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When should you have your hearing tested? Here are four indicators that you should have your hearing tested.

The other day, my kids complained about how loud my television was. You know what my response was? I said, “What”? It was humorous. Because it was a joke. But it also wasn’t. The TV has been getting louder and louder. And I began to ask myself: should I have my hearing tested?

It really doesn’t make much sense to avoid getting a hearing assessment. They aren’t invasive, there’s no radiation, you don’t have to worry about discomfort. It’s really just that you haven’t made time for it.

You should really be more diligent about keeping track of your hearing because, if left unchecked, it can impact your overall health.

There are a lot of good reasons why hearing evaluations are important. It’s often challenging for you to discover the earliest signs of hearing loss without one, and even mild hearing loss can impact your health.

So when should you get your hearing tested? Here are several ways to know if you need to consult with us.

Signs you should get a hearing test

If you’ve recently encountered any of the symptoms of hearing loss, it’s probably a smart idea to get a professional hearing exam. Obviously, if things are difficult to hear, that’s a pretty solid indication of hearing loss.

But some of the other signs of hearing loss are more subtle:

  • You have a difficult time hearing when you’re in a noisy environment: Have you ever had a hard time keeping up with conversations because of background noise in a crowded room? That could actually be a sign of hearing loss. As your hearing goes from healthy to impaired, one of the first warning signs is the loss of the ability to identify distinct sounds.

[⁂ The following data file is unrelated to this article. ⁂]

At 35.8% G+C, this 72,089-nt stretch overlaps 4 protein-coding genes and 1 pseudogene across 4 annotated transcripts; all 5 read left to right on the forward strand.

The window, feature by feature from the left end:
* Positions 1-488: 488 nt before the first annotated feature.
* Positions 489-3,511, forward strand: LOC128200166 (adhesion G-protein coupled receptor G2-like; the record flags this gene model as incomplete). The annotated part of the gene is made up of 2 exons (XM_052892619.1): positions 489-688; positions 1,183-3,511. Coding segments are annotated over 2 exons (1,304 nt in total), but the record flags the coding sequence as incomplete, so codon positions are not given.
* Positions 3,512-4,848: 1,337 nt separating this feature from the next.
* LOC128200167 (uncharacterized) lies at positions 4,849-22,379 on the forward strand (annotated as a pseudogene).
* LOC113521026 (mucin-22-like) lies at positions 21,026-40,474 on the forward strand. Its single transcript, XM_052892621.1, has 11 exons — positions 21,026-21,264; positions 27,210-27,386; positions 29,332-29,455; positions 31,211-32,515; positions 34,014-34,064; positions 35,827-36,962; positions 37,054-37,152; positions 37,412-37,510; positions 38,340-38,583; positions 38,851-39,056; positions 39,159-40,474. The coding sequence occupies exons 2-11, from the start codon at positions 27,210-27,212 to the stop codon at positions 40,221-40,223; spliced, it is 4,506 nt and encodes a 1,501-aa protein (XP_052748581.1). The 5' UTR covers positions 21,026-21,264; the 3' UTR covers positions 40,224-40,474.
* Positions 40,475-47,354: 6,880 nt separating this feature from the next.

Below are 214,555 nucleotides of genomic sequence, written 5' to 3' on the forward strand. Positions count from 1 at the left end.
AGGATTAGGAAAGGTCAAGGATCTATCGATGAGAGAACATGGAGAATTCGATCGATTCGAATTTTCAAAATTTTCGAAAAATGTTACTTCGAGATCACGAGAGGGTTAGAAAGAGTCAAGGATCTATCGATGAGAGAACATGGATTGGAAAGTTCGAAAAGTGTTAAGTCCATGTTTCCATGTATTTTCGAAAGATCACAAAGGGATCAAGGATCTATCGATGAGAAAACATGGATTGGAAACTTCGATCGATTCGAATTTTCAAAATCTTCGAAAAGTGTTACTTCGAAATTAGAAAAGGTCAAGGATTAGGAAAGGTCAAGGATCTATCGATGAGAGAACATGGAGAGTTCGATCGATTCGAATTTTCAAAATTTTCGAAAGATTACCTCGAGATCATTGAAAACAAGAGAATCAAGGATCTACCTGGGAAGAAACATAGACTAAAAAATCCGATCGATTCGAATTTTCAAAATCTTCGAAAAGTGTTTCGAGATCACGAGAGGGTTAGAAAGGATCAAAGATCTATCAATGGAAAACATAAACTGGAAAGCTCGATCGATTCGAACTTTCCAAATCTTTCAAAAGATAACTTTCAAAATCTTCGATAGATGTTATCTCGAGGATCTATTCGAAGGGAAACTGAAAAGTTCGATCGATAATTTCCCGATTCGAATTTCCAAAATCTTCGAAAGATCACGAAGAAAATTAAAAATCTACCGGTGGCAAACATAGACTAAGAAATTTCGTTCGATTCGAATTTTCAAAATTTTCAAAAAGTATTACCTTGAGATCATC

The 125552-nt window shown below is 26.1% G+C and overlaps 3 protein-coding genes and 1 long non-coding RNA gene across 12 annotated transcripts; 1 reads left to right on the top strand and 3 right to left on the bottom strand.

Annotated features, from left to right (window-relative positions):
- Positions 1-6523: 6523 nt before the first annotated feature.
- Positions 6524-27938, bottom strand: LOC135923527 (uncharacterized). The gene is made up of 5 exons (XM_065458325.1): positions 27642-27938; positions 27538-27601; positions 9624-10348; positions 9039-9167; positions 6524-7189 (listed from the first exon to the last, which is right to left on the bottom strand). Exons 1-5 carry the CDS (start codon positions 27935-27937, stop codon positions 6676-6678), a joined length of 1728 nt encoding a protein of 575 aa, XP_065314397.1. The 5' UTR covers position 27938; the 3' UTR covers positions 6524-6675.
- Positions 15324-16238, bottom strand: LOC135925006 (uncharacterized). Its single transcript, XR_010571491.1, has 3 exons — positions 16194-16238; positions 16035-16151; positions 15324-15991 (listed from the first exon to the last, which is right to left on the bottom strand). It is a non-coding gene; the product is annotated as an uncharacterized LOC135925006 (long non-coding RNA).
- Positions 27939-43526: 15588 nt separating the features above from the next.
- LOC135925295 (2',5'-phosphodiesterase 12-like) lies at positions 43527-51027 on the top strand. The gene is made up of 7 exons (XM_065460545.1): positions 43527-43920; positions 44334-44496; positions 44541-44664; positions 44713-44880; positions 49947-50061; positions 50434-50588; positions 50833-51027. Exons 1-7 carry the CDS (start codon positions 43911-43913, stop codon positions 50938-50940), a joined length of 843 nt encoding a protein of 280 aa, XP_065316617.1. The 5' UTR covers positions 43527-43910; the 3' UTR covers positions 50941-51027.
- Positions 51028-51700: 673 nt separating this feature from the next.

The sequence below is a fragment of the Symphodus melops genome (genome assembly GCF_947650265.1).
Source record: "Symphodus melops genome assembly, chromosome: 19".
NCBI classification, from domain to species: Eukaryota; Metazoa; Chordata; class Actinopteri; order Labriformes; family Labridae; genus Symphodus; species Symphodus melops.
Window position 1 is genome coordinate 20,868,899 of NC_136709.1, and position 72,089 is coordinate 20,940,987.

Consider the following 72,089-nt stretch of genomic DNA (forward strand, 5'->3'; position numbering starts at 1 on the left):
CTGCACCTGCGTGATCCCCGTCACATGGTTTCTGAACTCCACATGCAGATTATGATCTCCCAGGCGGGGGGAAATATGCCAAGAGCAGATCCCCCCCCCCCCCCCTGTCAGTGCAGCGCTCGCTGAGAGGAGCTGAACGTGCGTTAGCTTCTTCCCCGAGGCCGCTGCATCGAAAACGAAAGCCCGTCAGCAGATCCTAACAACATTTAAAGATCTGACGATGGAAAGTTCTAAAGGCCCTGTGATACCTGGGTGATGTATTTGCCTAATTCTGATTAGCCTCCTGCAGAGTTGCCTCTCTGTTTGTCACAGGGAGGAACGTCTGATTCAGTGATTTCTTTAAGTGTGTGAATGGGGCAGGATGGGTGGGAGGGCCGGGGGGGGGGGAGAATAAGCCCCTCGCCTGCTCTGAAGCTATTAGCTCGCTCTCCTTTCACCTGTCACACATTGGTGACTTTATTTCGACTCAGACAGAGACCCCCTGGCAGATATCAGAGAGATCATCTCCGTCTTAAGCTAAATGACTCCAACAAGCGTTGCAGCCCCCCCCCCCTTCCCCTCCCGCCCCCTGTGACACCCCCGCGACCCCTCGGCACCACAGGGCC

• You’re always missing text messages: Your phone (or mobile device, as they’re called now) is made to be loud. So if you’re constantly missing calls or text messages, it might be because you aren’t hearing them. And perhaps, when you think about it, you’re missing out on more common sounds.
  • Persistent ringing in your ears: A common sign of injured hearing is a ringing in the ears, also called tinnitus. Ringing in the ear might or might not indicate hearing loss. But if the ringing won’t stop, you should absolutely call us for a hearing evaluation.
  • It sounds like everyone’s always mumbling: In some cases, it’s not loss of volume you need to be concerned with, it’s a loss of distinction. Difficulty making out conversations is one of the first signs that something is going wrong with your hearing. If you detect this happening more and more, you may want to schedule a hearing exam.

This list is not exhaustive, here are a few more:

  • You have an accumulation of ear wax you’re body can’t clear by itself
  • You have an ear infection and it won’t clear up
  • You regularly use certain medications that are known to have an impact on your hearing.
  • It’s challenging to determine the source of sounds
  • You’re experiencing episodes of vertigo

This checklist, obviously, isn’t extensive. There are other examples of red flags (if, for instance, the volume on your TV is maxed out and you still wish it could go just a little louder). It would be a smart idea to look into any of these symptoms.

Regular checkups

But how should you cope with it when you’re not sure if you have any symptoms of hearing loss. Is there a guideline for how frequently you should schedule a hearing exam? With all of the other guidelines for everything, this one seems like a no-brainer. Well, yes, there are suggestions.

  • Get a baseline assessment done sometime after you’re 21. Then your mature hearing will have a standard.
  • Every three years or so will be a practical schedule if your hearing seems normal. That can be a long time to pay attention to, so make certain they’re marked in your medical records somewhere.
  • If you show signs of hearing loss, you will want to have it checked right away, and then annually after that.

Regular screenings can help you detect hearing loss before any warning signs appear. You will have a better chance of protecting your hearing over time the sooner you get checked. Which means, you should probably turn your TV down and schedule a hearing assessment.

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The site information is for educational and informational purposes only and does not constitute medical advice. To receive personalized advice or treatment, schedule an appointment.
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